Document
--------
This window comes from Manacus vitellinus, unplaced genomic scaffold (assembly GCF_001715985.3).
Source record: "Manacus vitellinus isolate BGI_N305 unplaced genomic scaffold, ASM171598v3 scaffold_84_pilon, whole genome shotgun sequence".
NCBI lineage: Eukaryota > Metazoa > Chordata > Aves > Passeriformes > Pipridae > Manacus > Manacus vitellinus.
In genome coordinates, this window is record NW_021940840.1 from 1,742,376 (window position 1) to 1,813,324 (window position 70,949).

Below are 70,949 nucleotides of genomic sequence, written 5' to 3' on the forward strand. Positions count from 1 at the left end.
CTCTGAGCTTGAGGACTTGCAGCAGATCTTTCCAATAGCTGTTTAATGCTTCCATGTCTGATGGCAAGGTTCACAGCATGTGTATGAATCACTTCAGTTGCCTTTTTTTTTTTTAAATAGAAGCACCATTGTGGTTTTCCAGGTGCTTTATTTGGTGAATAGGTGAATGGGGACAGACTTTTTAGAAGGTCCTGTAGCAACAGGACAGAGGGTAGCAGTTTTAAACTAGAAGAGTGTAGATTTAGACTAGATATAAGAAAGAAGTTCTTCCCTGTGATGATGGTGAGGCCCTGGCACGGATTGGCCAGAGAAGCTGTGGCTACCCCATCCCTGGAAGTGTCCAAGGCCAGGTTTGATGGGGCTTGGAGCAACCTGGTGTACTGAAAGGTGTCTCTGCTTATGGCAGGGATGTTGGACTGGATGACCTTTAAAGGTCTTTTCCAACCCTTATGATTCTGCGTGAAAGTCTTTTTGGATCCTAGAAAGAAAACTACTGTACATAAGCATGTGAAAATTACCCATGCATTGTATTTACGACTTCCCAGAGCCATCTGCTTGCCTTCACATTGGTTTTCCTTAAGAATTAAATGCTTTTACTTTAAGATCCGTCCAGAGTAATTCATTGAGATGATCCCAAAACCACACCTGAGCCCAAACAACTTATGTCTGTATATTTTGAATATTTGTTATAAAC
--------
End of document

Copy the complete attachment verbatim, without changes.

This window comes from Manacus vitellinus, unplaced genomic scaffold (assembly GCF_001715985.3).
Source record: "Manacus vitellinus isolate BGI_N305 unplaced genomic scaffold, ASM171598v3 scaffold_84_pilon, whole genome shotgun sequence".
NCBI lineage: Eukaryota > Metazoa > Chordata > Aves > Passeriformes > Pipridae > Manacus > Manacus vitellinus.
In genome coordinates, this window is record NW_021940840.1 from 1,742,376 (window position 1) to 1,813,324 (window position 70,949).

Below are 70,949 nucleotides of genomic sequence, written 5' to 3' on the forward strand. Positions count from 1 at the left end.
CTCTGAGCTTGAGGACTTGCAGCAGATCTTTCCAATAGCTGTTTAATGCTTCCATGTCTGATGGCAAGGTTCACAGCATGTGTATGAATCACTTCAGTTGCCTTTTTTTTTTTTAAATAGAAGCACCATTGTGGTTTTCCAGGTGCTTTATTTGGTGAATAGGTGAATGGGGACAGACTTTTTAGAAGGTCCTGTAGCAACAGGACAGAGGGTAGCAGTTTTAAACTAGAAGAGTGTAGATTTAGACTAGATATAAGAAAGAAGTTCTTCCCTGTGATGATGGTGAGGCCCTGGCACGGATTGGCCAGAGAAGCTGTGGCTACCCCATCCCTGGAAGTGTCCAAGGCCAGGTTTGATGGGGCTTGGAGCAACCTGGTGTACTGAAAGGTGTCTCTGCTTATGGCAGGGATGTTGGACTGGATGACCTTTAAAGGTCTTTTCCAACCCTTATGATTCTGCGTGAAAGTCTTTTTGGATCCTAGAAAGAAAACTACTGTACATAAGCATGTGAAAATTACCCATGCATTGTATTTACGACTTCCCAGAGCCATCTGCTTGCCTTCACATTGGTTTTCCTTAAGAATTAAATGCTTTTACTTTAAGATCCGTCCAGAGTAATTCATTGAGATGATCCCAAAACCACACCTGAGCCCAAACAACTTATGTCTGTATATTTTGAATATTTGTTATAAAC